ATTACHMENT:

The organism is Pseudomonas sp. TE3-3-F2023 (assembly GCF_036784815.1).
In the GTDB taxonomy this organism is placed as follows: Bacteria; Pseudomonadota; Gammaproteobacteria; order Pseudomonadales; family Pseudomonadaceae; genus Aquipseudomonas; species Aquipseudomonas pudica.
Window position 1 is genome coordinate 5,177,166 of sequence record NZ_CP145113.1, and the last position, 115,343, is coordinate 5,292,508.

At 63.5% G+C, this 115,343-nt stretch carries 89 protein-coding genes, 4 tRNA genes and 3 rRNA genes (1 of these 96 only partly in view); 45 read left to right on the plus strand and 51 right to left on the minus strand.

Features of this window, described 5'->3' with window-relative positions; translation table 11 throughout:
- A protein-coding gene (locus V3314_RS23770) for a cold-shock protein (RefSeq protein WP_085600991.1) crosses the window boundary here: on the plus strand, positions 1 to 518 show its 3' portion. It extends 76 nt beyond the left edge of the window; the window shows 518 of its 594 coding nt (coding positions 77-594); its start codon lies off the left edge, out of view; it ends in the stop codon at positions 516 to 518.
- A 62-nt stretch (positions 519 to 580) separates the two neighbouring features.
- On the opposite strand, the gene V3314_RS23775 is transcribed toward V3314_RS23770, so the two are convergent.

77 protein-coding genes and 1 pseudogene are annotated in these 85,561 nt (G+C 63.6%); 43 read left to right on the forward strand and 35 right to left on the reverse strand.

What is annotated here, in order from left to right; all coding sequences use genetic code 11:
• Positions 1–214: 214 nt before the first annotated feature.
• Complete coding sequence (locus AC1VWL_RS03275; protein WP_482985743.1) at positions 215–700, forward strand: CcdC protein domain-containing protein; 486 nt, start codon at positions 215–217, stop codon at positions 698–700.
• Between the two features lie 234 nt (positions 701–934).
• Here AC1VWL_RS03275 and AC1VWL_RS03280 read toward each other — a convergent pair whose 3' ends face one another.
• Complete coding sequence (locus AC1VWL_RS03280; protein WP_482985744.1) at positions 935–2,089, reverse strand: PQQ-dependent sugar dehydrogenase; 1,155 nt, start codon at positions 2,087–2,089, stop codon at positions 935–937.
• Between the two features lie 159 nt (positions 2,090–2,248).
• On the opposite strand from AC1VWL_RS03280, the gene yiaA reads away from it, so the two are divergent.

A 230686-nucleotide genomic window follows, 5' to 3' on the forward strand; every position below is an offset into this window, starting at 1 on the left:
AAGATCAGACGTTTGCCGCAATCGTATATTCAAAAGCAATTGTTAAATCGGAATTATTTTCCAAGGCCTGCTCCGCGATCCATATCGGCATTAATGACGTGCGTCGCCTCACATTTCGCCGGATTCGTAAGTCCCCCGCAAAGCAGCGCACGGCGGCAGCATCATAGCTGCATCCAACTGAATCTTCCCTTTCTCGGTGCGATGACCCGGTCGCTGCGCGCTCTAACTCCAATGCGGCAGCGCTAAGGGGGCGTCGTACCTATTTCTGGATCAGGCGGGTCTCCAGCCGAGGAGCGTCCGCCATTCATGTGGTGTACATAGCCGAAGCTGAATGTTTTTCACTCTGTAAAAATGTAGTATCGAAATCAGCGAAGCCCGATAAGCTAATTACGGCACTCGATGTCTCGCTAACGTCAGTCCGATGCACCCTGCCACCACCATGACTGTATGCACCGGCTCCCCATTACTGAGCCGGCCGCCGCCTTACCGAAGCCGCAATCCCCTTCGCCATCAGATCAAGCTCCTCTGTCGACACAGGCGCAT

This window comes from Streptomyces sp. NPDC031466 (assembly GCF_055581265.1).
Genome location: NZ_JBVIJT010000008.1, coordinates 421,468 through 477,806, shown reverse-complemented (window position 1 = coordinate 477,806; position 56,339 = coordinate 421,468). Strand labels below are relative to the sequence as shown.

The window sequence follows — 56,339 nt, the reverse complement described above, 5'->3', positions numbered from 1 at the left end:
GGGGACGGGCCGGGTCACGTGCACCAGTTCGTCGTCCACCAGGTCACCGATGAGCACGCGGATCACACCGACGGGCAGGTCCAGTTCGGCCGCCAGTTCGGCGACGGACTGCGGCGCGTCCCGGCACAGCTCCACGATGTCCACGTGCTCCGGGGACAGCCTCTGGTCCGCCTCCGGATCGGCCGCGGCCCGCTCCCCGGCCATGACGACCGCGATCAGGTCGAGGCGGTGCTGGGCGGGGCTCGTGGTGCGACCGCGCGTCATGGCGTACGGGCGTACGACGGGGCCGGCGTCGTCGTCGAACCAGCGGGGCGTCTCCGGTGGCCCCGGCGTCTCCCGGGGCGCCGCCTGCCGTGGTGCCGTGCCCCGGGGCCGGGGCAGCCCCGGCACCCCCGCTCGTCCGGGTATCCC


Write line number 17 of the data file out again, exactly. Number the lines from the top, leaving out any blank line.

• On the opposite strand from AC1VWL_RS03280, the gene yiaA reads away from it, so the two are divergent.